The NPR post entitled “Privacy Paradox: What You Can Do About Your Data Right Now” while promoting an upcoming podcast, brings up some increasingly pressing consumer privacy concerns as companies develop technologies which collect and sell user information.
Librarians are positioned in a unique and increasingly important position of advocating for privacy rights as professionals who both understand the implications of data collection, and who are often in the position of translating technology to patrons and developing patrons’ digital literacy. Indeed, privacy is a central concern of information professionals (such as librarians) and professional organizations, such as the ALA, have created offices and often update “toolkits” to guide information professionals through implementing privacy protections for patrons and to promote intellectual freedom.
The consumer is often unaware that the software features serve to promote what, in the article, Shoshana Zuboff calls “surveillance capitalism.” A librarian may be able to shine a light on these privacy concerns by acting in the public interest as an intermediary between corporations and consumers.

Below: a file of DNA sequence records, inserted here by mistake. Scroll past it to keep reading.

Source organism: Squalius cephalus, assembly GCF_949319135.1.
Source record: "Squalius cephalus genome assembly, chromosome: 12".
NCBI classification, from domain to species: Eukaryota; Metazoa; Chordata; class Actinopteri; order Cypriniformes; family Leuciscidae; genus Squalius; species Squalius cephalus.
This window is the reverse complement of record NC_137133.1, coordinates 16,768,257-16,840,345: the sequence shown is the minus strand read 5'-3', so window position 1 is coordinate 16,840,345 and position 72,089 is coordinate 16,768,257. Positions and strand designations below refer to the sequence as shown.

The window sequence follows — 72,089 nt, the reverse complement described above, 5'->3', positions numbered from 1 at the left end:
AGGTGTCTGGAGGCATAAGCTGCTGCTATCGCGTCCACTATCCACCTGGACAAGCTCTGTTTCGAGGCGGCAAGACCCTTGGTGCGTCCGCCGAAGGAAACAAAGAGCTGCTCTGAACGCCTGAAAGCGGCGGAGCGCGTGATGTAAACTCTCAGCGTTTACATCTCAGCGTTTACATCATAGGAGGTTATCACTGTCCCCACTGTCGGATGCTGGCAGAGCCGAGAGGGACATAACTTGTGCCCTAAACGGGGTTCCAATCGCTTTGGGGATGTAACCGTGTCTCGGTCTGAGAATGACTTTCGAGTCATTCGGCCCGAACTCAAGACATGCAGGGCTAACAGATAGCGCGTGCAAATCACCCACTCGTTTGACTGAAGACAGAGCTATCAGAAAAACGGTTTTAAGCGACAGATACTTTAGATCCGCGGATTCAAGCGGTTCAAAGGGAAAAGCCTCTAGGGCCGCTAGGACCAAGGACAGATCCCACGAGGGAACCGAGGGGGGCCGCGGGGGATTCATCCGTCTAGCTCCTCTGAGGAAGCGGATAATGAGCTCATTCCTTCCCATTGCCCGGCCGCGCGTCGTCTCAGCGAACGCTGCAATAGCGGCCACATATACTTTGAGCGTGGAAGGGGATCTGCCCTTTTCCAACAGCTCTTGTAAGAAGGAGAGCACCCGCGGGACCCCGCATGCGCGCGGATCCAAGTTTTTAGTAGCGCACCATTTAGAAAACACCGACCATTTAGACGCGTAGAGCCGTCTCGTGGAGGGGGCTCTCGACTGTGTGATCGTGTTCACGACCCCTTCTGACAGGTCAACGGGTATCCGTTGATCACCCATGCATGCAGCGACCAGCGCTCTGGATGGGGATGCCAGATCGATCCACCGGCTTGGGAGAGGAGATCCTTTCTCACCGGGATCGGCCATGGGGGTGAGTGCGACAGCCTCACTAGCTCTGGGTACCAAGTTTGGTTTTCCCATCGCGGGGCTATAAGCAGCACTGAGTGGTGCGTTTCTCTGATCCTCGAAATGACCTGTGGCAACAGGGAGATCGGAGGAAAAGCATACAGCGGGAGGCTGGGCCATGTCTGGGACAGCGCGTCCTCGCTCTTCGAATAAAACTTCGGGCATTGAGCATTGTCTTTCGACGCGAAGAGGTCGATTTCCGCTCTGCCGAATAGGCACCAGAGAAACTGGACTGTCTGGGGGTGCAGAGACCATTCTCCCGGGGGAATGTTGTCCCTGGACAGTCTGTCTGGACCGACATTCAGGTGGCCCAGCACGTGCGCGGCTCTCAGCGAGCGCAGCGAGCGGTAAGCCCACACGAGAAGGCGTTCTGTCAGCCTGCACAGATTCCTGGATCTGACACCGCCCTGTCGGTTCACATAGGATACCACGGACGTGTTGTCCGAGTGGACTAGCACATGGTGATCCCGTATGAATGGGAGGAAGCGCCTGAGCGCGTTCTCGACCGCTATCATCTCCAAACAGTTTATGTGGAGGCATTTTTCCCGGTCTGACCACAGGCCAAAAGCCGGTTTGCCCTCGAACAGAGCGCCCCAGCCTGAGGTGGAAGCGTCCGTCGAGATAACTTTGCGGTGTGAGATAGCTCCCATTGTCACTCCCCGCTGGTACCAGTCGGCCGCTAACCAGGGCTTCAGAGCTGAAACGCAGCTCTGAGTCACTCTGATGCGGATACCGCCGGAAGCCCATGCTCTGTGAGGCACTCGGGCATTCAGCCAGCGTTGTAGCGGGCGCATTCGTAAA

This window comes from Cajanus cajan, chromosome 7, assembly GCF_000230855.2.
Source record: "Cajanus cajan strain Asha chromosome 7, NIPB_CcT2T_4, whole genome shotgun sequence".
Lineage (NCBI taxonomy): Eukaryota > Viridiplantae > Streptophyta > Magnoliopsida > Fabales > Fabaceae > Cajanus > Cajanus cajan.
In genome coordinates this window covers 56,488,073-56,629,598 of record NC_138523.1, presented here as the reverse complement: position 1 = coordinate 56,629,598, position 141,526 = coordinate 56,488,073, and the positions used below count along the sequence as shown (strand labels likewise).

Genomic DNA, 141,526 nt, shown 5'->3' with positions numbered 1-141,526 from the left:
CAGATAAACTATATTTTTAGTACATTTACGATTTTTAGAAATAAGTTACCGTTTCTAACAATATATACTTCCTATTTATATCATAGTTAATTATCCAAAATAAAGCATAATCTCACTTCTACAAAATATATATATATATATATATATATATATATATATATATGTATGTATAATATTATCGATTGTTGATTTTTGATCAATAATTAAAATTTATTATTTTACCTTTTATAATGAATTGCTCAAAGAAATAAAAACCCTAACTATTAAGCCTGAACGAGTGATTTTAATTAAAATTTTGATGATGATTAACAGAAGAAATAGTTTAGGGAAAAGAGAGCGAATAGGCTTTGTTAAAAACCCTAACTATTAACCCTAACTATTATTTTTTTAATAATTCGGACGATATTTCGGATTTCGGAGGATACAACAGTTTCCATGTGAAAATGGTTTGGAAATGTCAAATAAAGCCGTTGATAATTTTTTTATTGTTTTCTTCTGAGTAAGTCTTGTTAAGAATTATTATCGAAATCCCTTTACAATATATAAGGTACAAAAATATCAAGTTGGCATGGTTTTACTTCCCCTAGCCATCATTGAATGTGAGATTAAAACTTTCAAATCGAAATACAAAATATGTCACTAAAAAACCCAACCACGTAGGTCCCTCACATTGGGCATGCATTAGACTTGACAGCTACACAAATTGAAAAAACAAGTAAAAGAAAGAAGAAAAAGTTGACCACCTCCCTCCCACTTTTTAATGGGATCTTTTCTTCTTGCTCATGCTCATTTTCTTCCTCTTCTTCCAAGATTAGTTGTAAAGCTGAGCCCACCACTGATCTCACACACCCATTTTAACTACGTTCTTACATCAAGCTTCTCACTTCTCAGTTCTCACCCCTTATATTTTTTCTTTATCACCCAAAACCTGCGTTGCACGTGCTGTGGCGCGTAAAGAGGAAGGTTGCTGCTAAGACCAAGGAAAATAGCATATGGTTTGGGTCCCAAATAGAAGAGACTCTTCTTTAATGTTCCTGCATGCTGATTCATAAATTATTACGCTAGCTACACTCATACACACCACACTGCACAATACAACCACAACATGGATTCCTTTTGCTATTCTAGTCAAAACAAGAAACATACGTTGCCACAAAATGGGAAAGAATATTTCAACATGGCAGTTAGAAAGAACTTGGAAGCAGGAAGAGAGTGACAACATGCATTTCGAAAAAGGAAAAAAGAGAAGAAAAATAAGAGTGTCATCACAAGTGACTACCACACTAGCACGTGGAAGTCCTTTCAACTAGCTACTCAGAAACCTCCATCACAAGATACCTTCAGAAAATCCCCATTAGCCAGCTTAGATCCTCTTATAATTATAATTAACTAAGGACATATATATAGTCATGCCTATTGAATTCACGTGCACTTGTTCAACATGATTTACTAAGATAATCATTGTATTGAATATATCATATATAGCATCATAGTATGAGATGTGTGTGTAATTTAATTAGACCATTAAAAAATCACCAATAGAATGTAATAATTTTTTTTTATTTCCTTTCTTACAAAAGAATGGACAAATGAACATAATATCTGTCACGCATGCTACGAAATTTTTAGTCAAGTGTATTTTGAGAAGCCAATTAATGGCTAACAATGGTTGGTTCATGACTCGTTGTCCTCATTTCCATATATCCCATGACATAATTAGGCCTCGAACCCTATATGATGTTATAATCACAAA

H. Baribeau. LIS 653 SP 2017
Zomorodi, M., Poyant, J., Aaron, K. (2017, Jan 30). Privacy paradox: What can you do about your data right now. NPR. Retrieved from: http://www.npr.org/sections/alltechconsidered/2017/01/30/512434746/privacy-paradox-what-you-can-do-about-your-data-right-now utm_source=facebook.com&utm_medium=social&utm_campaign=npr&utm_term=nprnews&utm_content=20170131